It was a long battle, with Blood Raven running all over the graveyard and sniping with arrows of fire. Mizor followed, tripping over a bunch of inconveniently placed rocks every step of the way. His wolf friend chased her too, but didn't have much luck catching her either; she was quick. Mizor was considering drinking a healing potion when Blood Raven finally died, and after a pretty light show, her spirit wafted up to the heavens. No doubt the Great Bear had summoned her up there, to deal with her properly after the way she had inconvenienced his chosen one.
Kashya was impressed, but Mizor never got a chance to ask her why that woman was named Blood Raven. I mean, even if your last name is Raven, why would your parents name you Blood? Kashya did let him hire one of her Rogues for free, a cute little woman named Paige. Paige didn't look happy about serving Mizor, but after he bought her a nice new bow and some studded leathers, she calmed down some. Why wouldn't Kashya give her Rogues any equipment, anyway? No wonder they can't fight off the demons and take back the monestary. And why were the only armors for sale in camp leather? Lots of athletic young women... all the clothes are leather... but Kashya usually doesn't give them anything to wear... Mizor decided not to think about that anymore.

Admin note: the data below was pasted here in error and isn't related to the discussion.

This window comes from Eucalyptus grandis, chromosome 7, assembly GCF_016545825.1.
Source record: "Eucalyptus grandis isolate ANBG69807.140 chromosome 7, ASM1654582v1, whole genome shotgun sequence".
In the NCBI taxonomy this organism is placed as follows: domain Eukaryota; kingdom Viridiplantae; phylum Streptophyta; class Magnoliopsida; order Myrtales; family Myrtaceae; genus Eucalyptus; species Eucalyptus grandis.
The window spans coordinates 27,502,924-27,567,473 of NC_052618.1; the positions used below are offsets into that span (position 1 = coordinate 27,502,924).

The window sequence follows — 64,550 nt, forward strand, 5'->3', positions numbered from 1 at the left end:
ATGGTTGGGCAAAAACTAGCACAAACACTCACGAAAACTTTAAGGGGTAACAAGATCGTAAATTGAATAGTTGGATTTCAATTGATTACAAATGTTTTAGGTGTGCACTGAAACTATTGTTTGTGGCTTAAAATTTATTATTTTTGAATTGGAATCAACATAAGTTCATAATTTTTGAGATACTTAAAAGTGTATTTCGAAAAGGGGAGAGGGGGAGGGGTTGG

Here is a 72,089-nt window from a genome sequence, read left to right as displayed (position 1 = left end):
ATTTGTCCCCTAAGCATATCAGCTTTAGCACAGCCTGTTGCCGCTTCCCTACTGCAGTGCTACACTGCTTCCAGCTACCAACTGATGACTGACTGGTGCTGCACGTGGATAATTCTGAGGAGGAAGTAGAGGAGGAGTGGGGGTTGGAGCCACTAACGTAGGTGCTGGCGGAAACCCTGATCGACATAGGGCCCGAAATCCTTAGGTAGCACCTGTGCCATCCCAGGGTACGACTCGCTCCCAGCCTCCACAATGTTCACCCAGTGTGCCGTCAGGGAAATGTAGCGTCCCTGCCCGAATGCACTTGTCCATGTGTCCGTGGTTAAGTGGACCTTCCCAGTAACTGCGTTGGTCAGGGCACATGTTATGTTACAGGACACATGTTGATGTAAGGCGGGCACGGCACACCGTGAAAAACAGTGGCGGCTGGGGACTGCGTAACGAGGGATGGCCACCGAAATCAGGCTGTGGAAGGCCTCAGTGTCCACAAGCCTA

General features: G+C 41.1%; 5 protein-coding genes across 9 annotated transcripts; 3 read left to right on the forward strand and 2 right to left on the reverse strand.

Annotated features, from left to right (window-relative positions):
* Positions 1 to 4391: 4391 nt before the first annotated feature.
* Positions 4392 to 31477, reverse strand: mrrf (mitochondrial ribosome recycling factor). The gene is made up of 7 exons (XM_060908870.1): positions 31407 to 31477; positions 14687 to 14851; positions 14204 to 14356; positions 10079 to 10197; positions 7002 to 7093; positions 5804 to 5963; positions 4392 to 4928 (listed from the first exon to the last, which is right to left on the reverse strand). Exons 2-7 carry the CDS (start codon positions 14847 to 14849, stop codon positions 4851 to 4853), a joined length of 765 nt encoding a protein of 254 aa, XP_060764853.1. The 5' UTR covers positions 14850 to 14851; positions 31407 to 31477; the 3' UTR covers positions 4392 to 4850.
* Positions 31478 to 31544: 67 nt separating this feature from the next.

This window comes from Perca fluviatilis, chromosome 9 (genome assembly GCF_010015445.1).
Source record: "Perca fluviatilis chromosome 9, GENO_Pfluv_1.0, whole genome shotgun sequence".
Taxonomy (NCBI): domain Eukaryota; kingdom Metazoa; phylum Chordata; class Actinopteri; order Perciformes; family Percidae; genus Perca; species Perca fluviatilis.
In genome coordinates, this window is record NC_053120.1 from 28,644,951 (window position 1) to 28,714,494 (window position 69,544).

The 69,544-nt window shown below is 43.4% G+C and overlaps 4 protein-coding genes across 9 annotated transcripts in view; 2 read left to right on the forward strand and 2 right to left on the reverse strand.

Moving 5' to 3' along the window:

Awakening, Mizor yawned, said "players 8" and walked over to the handy dandy waypoint the Rogues had in their camp. That was one of the great conveniences to this place, maybe he should try to get the other Werebears to make some of them back home. Sure beats walking everywhere, he wasn't as fast on his feet as the little Werewolves, funny-looking as they are. Of course, the werewolves always say the werebears are funny-looking; huge towering lummoxes tottering along on itty bitty legs, they say. But they don't say it up close. Anyway, with a blue flash and a single unearthly note, Mizor, Paige, a spirit wolf (Mizor called it Wolf) and the Oak Sage appeared on the Cold Plains. He'd explored everything there last night, but more evil creatures had come back; Paige said they did that every night.